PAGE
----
It is difficult to say why Starfield’s story is among the best in Bethesda’s history without spoiling anything. The mystery surrounding the Artifacts, and the discoveries that players will make as the adventure proceeds are well-presented and keep the experience engaging, thanks mostly to solid writing and good pacing, especially if one ignores the vast majority of the optional content available in the game, so even those who aren’t too keen on getting lost in the game’s world will have a good reason to play Starfield. Choices also matter quite a bit, giving great replay value to the main quest.

Truth be told, however, no one should go for the main story quests and ignore the wealth of possibilities Starfield offers, even if they are not interested in building settlements or completing random missions for Credits. Much of the game’s side content, which includes Faction and Companion missions, provides excellent world and character building, allowing players to delve deeper into the world’s big and fascinating lore. Even just looking around structures, buildings, and so on can provide additional information on the world and its rich history, thanks to documents scattered all over.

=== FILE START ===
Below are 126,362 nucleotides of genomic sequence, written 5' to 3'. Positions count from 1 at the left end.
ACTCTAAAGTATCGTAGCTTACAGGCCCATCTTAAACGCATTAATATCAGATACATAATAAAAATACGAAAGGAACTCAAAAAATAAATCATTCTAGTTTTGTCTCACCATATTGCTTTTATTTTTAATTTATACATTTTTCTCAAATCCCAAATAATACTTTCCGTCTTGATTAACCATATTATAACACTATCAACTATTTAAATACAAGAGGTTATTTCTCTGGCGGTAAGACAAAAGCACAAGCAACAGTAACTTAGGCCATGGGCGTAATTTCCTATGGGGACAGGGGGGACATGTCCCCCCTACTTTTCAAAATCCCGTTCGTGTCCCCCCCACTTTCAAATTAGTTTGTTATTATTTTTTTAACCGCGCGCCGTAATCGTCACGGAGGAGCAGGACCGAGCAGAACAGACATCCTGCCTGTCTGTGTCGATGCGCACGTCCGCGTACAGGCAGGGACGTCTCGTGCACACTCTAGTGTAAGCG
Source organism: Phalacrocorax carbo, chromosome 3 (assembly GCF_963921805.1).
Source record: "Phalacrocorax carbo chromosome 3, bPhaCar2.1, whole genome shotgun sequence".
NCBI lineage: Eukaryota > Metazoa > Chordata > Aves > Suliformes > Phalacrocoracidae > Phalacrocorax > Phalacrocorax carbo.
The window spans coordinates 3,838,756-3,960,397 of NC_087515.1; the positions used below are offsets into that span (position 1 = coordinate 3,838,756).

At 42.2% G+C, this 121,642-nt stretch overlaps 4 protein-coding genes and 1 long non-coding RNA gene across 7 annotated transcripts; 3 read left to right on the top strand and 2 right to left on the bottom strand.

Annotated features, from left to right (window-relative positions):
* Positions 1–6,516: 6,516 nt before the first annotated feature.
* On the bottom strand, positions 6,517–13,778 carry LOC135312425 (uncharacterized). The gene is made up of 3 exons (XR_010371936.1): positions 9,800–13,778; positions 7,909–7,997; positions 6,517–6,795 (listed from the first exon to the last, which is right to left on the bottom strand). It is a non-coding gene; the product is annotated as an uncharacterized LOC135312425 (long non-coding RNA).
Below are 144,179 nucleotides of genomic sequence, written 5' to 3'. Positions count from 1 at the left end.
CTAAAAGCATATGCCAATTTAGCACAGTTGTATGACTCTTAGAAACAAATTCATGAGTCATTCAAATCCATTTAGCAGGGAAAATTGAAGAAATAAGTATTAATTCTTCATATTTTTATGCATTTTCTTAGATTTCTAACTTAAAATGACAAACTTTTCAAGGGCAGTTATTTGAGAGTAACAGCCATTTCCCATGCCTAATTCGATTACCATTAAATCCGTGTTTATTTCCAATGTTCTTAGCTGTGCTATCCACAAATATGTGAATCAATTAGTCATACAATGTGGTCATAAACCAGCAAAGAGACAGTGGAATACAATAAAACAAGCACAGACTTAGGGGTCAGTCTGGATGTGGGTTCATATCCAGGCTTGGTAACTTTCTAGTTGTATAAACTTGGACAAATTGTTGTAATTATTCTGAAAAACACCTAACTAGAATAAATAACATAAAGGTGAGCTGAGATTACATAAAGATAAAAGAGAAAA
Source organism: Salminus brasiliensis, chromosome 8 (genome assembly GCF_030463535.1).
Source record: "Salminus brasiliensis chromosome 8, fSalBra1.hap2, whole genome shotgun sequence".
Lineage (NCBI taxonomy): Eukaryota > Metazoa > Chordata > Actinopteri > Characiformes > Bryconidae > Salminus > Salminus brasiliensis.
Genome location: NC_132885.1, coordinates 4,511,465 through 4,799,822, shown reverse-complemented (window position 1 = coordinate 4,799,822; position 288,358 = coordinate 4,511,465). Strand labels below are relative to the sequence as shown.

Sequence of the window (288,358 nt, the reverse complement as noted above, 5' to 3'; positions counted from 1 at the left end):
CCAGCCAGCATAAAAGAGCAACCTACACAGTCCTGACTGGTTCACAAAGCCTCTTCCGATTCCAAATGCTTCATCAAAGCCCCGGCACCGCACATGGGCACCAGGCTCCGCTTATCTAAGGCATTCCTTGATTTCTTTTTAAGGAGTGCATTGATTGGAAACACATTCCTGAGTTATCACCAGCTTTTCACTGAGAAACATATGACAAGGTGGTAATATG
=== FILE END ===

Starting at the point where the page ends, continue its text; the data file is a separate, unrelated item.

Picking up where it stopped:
On the other hand, companions are more hit-and-miss, but that is mostly due to personal preference rather than limited or bad character development. I feel some, like Barrett, will be universally liked thanks to his constant willingness to joke even when things get tough, while others, like Sarah, may not be as popular. Again, though, your mileage may vary in this regard.

At any rate, one thing that Bethesda got right is how integral they feel to the adventure. Companions don’t just follow players around and help them fight off enemies. They comment on current happenings and often interact in dialogues with other NPCs; they banter with each other on the ship if assigned to it as crew. More often than not, these interactions are very interesting and develop each character further. All companions are also romance options, no matter the gender of the main character, so that is a definite plus regarding role-playing possibilities. As they join the player, it feels like they are just tagging along for the ride, but their motivation for doing so gets clearer as the relationship with them is deepened through various quests. Companions also always react to what the player is doing as well, and they will leave if the player is doing something they don’t like. Sam Cole, for example, will abandon you if, for some reason, you end up fighting and killing people belonging to the United Colony or Freestar Collective factions.